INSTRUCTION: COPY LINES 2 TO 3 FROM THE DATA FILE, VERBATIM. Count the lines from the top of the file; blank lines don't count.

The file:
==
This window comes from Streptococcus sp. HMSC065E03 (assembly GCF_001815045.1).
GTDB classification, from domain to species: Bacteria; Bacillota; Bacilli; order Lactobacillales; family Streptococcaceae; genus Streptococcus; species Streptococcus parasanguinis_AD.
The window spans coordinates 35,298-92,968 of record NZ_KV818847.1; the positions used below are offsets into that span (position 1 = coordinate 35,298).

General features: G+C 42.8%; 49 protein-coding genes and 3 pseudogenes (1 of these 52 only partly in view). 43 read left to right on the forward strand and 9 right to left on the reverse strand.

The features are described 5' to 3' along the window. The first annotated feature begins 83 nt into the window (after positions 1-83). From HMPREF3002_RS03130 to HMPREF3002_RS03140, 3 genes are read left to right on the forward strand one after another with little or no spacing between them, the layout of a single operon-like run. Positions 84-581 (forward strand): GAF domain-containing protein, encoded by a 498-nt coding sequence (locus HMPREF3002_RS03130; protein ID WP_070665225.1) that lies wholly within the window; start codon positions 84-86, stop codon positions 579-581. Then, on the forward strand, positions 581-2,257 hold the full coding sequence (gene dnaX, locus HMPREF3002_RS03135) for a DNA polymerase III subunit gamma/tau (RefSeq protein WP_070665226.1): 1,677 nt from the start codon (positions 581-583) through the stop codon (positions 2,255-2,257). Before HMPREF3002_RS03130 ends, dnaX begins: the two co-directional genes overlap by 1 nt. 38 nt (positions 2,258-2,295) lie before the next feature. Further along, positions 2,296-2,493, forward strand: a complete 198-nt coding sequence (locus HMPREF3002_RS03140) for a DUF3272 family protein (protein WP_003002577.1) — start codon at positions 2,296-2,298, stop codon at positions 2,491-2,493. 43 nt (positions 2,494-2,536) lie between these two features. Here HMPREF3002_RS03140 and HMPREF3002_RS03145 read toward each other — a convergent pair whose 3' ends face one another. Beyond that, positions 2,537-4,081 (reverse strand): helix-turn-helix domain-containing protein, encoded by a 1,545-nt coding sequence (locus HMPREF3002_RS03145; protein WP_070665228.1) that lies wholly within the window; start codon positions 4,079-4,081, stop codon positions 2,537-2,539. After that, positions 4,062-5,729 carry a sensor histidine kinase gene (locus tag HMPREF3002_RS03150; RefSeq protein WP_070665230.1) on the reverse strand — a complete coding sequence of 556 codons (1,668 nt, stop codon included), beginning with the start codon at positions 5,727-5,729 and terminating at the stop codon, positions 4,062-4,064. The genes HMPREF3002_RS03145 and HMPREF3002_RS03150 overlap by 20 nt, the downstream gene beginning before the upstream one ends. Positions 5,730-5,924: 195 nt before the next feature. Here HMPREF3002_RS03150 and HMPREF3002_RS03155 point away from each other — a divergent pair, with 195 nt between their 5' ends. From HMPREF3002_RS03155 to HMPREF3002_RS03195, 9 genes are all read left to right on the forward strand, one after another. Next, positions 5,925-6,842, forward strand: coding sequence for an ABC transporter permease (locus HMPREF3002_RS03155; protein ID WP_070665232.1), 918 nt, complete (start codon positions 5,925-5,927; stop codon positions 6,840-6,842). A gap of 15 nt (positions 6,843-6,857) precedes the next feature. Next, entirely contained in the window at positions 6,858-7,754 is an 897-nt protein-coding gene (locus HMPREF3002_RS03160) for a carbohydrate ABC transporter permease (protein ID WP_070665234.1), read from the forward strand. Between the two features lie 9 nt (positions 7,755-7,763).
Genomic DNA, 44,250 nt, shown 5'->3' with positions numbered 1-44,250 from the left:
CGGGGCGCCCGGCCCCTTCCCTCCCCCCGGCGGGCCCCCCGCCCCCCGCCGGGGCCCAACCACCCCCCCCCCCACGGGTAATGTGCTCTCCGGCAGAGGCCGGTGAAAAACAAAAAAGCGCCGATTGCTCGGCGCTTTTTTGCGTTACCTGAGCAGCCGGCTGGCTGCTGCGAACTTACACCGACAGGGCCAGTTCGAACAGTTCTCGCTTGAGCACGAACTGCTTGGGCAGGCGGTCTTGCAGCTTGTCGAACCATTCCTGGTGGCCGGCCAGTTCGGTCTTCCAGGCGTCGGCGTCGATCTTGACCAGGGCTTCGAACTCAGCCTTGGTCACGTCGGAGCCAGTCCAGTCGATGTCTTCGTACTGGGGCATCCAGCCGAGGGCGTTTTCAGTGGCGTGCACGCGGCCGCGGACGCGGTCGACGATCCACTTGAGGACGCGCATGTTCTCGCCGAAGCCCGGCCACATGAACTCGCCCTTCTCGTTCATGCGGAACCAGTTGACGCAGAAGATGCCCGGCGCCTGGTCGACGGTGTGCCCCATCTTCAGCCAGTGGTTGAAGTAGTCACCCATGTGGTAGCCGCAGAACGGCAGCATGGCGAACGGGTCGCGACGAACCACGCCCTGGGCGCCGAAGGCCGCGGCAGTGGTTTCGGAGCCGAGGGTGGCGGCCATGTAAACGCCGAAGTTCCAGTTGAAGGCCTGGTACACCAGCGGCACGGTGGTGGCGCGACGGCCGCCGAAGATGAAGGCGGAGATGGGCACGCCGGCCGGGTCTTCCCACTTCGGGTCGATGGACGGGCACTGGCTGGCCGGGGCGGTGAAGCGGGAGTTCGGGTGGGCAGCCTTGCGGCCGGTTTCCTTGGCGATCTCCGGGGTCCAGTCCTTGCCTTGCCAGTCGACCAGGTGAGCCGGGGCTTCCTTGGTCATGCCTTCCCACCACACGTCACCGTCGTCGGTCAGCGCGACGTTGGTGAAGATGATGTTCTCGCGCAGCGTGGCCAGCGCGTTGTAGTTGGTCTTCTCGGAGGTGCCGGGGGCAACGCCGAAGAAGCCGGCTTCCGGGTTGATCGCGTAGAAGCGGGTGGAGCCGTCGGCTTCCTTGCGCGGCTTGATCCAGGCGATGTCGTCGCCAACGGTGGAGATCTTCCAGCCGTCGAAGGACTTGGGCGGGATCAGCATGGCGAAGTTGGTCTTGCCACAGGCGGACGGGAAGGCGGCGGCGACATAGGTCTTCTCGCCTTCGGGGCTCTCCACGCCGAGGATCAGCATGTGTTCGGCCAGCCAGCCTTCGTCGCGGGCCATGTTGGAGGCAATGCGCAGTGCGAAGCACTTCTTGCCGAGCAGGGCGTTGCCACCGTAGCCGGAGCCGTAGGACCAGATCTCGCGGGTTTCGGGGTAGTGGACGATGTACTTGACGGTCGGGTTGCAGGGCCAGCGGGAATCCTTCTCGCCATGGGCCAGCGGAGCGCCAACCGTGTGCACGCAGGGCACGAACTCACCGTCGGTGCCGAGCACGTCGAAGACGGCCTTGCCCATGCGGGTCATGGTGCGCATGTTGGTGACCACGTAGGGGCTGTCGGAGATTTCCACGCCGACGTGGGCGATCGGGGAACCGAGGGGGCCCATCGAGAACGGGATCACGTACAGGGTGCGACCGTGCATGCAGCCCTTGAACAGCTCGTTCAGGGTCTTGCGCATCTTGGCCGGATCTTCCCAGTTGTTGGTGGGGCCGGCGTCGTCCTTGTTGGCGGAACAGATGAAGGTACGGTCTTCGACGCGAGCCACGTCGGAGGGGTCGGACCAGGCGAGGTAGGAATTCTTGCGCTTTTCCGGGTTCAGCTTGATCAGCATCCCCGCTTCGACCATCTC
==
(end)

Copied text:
GTDB classification, from domain to species: Bacteria; Bacillota; Bacilli; order Lactobacillales; family Streptococcaceae; genus Streptococcus; species Streptococcus parasanguinis_AD.
The window spans coordinates 35,298-92,968 of record NZ_KV818847.1; the positions used below are offsets into that span (position 1 = coordinate 35,298).